- Associated Press - Friday, November 11, 2011

STATE COLLEGE, PA. (AP) - All the familiar sights and sounds of a football weekend at Penn State were on display: Crowded sidewalks and restaurants, fans dressed in the blue-and-white of their cherished Nittany Lions, scalpers pestering passers-by for extra tickets.

Something, however, was clearly missing.

Happy Valley is anything but these days.

“There’s no life here,” Homer Berlew said as he and his wife, Sandra, strolled the campus to take pictures Friday. “Nothing is being said. It’s like everyone’s in a daze.”

As the most tumultuous week in Penn State’s history came to a close, the university struggled with a child sex-abuse scandal that has rocked the school and cost football coach Joe Paterno and President Graham Spanier their jobs.

The board of trustees, in its first public meeting since firing Paterno and Spanier, began the process of repairing Penn State’s image by forming a committee to investigate the university’s failures to stop alleged sex abuse by former assistant coach Jerry Sandusky.

The school also put wide receivers coach Mike McQueary _ a key witness against Sandusky _ on paid leave. It already had said McQueary would not be at Saturday’s final home game against Nebraska because of “multiple threats,” and the Harrisburg Patriot-News reported he has told players by phone that he was in a secluded location outside State College.

New president Rod Erickson plans to appoint an ethics officer, and said the school will review all standards, policies and programs to ensure they meet “not only the law, but Penn State’s standard.”

“I know we can do this. We are resilient; we are a university that will rebuild the trust and confidence that so many people have had in us for so many years,” said Erickson, formerly the provost.

President Barack Obama called the situation “heartbreaking.” Obama spoke at a college basketball game held Friday night on the deck of an aircraft carrier.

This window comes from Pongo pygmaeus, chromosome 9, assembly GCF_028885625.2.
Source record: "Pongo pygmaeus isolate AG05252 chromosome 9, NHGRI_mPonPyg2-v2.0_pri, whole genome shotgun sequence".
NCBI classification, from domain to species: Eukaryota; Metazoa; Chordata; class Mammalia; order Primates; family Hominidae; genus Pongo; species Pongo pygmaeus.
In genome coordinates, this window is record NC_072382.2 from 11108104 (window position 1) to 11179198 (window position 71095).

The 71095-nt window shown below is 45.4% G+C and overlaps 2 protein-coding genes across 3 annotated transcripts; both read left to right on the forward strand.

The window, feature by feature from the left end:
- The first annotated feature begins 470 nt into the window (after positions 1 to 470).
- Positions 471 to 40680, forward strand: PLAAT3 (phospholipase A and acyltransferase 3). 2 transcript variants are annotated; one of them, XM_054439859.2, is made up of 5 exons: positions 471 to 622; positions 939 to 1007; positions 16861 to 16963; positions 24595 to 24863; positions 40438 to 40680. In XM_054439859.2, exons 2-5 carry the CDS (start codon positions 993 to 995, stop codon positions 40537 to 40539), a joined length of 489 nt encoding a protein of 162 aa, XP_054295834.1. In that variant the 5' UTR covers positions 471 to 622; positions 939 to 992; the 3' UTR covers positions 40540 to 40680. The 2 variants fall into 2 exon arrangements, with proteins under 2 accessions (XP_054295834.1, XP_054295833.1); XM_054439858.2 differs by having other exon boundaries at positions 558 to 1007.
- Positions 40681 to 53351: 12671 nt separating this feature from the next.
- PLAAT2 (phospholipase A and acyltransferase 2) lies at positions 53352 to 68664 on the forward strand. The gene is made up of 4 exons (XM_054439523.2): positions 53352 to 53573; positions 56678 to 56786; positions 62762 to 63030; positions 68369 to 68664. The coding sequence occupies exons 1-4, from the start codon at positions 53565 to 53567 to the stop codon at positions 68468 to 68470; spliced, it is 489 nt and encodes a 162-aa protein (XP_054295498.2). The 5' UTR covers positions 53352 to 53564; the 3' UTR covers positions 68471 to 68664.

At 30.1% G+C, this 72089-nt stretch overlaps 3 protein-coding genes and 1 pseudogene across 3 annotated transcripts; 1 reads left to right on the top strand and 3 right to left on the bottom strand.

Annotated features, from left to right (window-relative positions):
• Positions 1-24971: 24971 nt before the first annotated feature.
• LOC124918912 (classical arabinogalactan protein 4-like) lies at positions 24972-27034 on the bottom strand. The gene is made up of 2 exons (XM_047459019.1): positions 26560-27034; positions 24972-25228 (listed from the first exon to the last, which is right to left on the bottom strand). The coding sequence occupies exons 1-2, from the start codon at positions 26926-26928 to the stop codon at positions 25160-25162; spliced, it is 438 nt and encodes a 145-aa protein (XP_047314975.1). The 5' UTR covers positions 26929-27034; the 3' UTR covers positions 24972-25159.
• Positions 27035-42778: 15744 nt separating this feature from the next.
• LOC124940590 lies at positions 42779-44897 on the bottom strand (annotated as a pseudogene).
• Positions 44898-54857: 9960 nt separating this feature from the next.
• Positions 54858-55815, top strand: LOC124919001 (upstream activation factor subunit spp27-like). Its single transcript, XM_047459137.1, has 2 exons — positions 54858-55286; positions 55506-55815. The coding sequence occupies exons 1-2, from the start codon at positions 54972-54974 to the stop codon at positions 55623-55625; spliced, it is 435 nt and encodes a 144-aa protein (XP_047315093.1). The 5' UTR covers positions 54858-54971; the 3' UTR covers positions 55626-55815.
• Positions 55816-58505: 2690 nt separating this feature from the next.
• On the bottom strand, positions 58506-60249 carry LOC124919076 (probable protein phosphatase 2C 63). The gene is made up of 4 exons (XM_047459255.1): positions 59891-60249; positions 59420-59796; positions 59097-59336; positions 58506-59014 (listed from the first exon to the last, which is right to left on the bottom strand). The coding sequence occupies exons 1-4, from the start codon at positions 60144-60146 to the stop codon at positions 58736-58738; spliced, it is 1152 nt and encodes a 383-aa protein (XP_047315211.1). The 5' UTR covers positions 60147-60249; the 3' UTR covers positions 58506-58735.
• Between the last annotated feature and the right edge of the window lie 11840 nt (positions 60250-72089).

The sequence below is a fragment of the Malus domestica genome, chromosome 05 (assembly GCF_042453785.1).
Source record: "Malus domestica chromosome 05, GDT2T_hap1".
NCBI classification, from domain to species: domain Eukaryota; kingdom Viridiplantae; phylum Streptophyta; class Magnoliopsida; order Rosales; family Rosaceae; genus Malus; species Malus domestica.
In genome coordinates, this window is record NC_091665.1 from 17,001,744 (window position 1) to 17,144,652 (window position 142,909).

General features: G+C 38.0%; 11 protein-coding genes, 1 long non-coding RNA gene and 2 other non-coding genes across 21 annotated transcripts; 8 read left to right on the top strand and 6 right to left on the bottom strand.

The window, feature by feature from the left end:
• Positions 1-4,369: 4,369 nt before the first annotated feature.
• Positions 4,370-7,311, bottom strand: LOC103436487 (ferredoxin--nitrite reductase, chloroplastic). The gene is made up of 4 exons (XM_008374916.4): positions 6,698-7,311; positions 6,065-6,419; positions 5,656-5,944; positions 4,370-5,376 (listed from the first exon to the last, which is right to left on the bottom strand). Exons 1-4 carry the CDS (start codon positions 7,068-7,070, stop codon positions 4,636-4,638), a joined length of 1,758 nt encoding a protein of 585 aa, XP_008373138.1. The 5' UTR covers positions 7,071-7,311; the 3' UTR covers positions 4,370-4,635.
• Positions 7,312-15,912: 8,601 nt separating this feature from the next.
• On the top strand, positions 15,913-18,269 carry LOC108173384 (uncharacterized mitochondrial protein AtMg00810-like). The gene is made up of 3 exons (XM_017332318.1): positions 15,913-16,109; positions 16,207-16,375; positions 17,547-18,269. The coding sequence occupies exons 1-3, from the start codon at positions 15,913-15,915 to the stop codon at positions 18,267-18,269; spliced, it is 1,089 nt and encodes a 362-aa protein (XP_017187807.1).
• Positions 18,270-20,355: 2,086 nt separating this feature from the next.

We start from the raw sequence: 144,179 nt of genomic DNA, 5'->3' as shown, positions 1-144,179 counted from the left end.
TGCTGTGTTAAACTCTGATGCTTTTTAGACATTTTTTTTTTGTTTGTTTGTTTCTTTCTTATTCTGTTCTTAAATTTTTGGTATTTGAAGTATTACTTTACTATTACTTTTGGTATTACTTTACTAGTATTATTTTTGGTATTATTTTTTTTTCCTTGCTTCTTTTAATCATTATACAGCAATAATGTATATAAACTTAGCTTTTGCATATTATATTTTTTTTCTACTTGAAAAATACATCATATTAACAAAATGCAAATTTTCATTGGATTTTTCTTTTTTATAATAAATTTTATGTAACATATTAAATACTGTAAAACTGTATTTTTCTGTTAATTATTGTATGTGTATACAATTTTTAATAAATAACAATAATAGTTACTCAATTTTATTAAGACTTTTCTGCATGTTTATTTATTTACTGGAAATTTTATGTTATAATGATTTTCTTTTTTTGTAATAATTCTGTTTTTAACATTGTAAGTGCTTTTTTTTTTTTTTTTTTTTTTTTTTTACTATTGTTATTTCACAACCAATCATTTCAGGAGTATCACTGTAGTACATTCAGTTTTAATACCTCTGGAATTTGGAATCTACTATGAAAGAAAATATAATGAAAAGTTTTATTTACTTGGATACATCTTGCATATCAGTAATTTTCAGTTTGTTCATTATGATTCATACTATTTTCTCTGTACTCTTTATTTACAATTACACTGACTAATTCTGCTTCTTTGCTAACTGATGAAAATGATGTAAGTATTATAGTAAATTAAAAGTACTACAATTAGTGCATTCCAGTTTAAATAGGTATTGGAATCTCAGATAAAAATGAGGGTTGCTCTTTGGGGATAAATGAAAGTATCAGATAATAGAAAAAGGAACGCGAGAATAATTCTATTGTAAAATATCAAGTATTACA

“It’s a good time for us to do some soul searching _ every institution, not just Penn State _ about what our priorities are,” Obama told ESPN. “Our first priority is protecting our kids, and we all have a responsibility. We can’t leave it to a system, we can’t leave it to somebody else.”

Paterno’s son, Scott, meanwhile, released a statement saying his father had hired Wick Sollers, a high-profile criminal attorney.

While not the subject of any criminal investigation, the winningest coach in major college football wants “the truth to be uncovered and he will work with his lawyers to that end,” Scott Paterno said.

“My father is experiencing a range of powerful emotions. He is absolutely distraught over what happened to the children and their families. He also wants very much to speak publicly and answer questions,” Scott Paterno said. “At this stage, however, he has no choice but to be patient and defer to the legal process.”

Thousands of students held a candlelight vigil Friday night in front of the administration building to show support for the boys who were allegedly abused, and several groups are raising money for victims of sexual abuse, collecting more than $200,000 so far.

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